Hannah is an average user. She started using a computer at work, then she got a computer at home for her children, she got her personal computer about 10 years ago. At work she uses apps and web services to accomplish her tasks and communicate with colleagues. At home she just browses the web and does email. She is still not very confident when something goes wrong or she needs to use a new app or do a new task. When something goes wrong and she cannot fix it, she asks her sons or colleagues for help.

Use of GNOME:
Hannah works on a desktop computer running on Linux at school. It works well for her tasks and she doesn’t want to switch between different apps and file formats, so she asked her son to install the same operating system on her personal laptop. At work she mostly uses LibreOffice applications to design and develop content for courses, and Polari to communicate with her colleagues.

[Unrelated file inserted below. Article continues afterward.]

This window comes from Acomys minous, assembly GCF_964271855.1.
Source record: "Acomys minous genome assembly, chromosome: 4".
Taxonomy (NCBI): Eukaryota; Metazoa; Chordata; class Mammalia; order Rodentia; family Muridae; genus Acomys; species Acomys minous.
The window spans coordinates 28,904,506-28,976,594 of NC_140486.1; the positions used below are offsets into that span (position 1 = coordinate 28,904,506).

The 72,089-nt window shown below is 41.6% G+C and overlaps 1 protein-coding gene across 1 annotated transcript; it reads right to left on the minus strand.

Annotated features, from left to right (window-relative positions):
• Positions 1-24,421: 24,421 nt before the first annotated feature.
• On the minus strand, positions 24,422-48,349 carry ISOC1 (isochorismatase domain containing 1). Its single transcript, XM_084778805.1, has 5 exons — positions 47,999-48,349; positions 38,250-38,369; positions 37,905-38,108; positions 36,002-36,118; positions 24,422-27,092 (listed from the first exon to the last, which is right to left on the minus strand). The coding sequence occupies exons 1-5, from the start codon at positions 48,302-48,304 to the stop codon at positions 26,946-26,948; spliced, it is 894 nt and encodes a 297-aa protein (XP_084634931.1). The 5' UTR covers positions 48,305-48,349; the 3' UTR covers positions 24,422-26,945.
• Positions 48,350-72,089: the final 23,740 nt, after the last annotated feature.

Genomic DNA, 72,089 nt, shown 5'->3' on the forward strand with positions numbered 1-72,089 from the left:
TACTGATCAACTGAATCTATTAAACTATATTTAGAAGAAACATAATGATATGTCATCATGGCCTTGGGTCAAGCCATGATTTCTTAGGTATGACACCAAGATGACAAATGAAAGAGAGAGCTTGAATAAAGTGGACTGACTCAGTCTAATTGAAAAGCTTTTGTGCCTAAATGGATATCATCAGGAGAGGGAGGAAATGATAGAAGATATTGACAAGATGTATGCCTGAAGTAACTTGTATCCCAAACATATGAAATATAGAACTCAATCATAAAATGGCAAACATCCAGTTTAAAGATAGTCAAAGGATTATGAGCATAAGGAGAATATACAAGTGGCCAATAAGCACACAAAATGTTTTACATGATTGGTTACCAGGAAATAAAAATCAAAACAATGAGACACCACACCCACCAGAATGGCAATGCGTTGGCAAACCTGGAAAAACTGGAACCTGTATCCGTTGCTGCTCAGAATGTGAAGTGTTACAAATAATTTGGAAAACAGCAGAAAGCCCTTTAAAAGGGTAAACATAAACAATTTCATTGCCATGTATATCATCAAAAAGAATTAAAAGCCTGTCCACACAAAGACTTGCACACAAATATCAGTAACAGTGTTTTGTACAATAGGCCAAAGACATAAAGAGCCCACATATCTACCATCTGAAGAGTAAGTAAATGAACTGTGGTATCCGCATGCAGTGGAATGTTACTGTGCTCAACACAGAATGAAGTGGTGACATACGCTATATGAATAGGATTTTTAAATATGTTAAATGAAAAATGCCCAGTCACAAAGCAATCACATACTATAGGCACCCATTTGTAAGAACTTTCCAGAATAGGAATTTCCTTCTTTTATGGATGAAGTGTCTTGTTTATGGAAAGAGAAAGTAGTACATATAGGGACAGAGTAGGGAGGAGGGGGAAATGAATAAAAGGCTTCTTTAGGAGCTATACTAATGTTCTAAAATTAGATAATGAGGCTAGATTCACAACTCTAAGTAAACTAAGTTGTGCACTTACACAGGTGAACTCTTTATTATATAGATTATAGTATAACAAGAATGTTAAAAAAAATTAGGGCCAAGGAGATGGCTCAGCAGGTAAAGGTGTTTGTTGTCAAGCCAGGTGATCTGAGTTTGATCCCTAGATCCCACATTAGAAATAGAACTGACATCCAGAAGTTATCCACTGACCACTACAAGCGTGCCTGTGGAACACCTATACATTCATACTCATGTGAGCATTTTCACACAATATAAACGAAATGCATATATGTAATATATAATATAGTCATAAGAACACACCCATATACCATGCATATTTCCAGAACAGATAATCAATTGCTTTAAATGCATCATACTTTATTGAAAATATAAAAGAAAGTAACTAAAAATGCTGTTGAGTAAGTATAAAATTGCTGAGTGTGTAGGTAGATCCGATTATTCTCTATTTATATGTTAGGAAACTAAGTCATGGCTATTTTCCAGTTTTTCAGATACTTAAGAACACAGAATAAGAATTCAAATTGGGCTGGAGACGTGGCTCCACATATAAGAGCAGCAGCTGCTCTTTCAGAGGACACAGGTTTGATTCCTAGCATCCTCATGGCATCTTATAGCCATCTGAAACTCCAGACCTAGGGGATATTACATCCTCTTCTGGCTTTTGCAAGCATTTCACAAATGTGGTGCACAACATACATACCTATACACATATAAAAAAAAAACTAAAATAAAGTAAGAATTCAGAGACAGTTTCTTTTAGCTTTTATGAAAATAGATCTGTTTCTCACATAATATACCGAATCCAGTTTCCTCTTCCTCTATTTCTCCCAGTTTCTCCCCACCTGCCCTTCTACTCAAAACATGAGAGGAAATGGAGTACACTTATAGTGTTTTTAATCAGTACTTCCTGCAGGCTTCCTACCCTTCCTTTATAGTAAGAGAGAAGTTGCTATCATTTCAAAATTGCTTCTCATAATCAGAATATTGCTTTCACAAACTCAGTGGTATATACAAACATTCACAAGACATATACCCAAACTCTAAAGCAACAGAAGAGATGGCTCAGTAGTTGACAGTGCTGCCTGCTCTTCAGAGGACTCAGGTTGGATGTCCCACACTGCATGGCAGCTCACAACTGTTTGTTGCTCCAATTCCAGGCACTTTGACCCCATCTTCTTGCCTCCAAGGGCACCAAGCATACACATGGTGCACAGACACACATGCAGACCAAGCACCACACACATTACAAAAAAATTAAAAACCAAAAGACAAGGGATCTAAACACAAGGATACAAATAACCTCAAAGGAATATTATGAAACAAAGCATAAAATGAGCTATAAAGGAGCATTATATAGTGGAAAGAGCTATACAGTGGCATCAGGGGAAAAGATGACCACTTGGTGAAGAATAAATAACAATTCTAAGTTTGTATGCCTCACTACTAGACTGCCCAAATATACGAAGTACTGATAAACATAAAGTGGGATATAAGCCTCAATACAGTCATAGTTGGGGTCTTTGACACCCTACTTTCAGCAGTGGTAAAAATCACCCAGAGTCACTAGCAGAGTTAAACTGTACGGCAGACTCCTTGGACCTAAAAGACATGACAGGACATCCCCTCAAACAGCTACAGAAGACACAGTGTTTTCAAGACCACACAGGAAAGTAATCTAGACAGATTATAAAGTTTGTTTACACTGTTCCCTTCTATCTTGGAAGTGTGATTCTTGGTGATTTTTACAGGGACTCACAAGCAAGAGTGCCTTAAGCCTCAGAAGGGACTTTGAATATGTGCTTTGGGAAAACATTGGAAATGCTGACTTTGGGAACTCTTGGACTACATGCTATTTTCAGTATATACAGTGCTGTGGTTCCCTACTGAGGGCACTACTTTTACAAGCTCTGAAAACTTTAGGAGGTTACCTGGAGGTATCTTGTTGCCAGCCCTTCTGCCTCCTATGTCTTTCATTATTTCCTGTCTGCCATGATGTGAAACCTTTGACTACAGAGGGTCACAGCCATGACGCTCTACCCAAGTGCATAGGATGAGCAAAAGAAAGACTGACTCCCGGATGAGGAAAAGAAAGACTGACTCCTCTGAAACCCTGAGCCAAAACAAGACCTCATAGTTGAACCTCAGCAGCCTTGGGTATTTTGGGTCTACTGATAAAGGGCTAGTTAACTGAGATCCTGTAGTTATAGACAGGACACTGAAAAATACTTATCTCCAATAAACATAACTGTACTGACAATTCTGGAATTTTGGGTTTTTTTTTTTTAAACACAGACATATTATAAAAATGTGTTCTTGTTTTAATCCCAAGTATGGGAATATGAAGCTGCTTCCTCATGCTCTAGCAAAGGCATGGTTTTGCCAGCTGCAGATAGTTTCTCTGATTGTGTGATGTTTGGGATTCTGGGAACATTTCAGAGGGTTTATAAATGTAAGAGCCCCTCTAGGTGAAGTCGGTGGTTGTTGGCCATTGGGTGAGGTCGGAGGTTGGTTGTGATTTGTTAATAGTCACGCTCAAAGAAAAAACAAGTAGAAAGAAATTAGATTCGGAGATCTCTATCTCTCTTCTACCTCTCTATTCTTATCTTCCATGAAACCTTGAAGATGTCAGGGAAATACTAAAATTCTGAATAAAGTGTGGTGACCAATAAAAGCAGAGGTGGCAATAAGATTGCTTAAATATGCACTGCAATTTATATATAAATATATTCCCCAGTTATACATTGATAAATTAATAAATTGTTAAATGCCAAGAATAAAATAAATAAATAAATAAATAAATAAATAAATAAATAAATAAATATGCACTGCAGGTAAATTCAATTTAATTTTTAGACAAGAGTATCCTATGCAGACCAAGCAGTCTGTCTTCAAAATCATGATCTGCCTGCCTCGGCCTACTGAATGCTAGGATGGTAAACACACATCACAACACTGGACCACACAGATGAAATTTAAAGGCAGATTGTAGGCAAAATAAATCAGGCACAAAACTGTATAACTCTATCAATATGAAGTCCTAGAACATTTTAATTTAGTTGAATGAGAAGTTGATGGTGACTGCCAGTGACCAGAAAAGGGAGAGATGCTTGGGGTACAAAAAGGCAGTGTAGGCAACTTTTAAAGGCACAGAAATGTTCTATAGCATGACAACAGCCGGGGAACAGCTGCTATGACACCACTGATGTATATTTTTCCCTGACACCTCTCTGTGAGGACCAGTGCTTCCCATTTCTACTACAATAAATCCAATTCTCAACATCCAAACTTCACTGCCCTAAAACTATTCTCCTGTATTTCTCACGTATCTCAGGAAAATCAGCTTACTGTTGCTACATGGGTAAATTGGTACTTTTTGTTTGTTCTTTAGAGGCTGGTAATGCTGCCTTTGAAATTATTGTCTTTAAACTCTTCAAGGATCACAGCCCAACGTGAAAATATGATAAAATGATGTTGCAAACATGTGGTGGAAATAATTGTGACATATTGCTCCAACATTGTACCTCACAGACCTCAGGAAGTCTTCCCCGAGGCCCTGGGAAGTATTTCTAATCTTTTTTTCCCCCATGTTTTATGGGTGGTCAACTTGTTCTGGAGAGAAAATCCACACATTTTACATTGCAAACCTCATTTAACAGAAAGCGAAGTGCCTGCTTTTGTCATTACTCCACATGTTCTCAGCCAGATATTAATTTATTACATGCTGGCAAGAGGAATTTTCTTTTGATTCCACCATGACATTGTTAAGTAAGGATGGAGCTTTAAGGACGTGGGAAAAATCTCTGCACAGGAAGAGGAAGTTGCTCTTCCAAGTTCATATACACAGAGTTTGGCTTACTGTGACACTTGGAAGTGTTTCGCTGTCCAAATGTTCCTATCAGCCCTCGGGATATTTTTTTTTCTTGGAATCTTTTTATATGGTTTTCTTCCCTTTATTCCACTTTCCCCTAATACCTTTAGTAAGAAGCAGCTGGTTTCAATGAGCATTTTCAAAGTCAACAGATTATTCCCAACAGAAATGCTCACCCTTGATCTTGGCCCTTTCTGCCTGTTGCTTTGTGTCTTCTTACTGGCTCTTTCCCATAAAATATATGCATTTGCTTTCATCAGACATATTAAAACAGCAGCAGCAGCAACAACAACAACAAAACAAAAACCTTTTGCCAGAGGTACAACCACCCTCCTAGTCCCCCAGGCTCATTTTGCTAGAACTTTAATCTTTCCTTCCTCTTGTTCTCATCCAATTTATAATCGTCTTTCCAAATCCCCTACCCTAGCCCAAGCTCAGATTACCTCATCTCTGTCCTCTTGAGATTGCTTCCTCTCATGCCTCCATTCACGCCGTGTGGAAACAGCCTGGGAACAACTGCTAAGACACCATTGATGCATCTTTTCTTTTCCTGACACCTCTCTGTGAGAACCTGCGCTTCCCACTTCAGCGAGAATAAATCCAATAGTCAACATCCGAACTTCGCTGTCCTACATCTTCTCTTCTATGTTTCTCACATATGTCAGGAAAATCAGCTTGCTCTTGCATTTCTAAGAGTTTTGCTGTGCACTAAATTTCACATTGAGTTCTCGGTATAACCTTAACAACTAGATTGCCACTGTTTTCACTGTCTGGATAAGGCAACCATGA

Dineshkumail-nanjiani

Age: 23

Gender: male

Location: Toronto, Canada

Occupation: Computer Science student at University of Toronto

Personal Background:
Dinesh is a 3rd year student. He is fond of technologies and programming since childhood. Currently he is looking to get a part-time job as a front-end developer. Dinesh’s hobby is robotics, — he builds a drone with his friend, and visits meetups for robotics enthusiasts. In his free time he watches series and reads.

Technology Comfort Level: Dinesh is an advanced user, he spends most of his time on the computer. During many years of active computer using he tried all operating systems and device configurations. Now he is using a desktop PC and a laptop, both running Linux.

Use of GNOME:
Apart from occasional use of popular GNOME apps available by default, he uses Boxes to test his work in different environments and gedit as a code editor.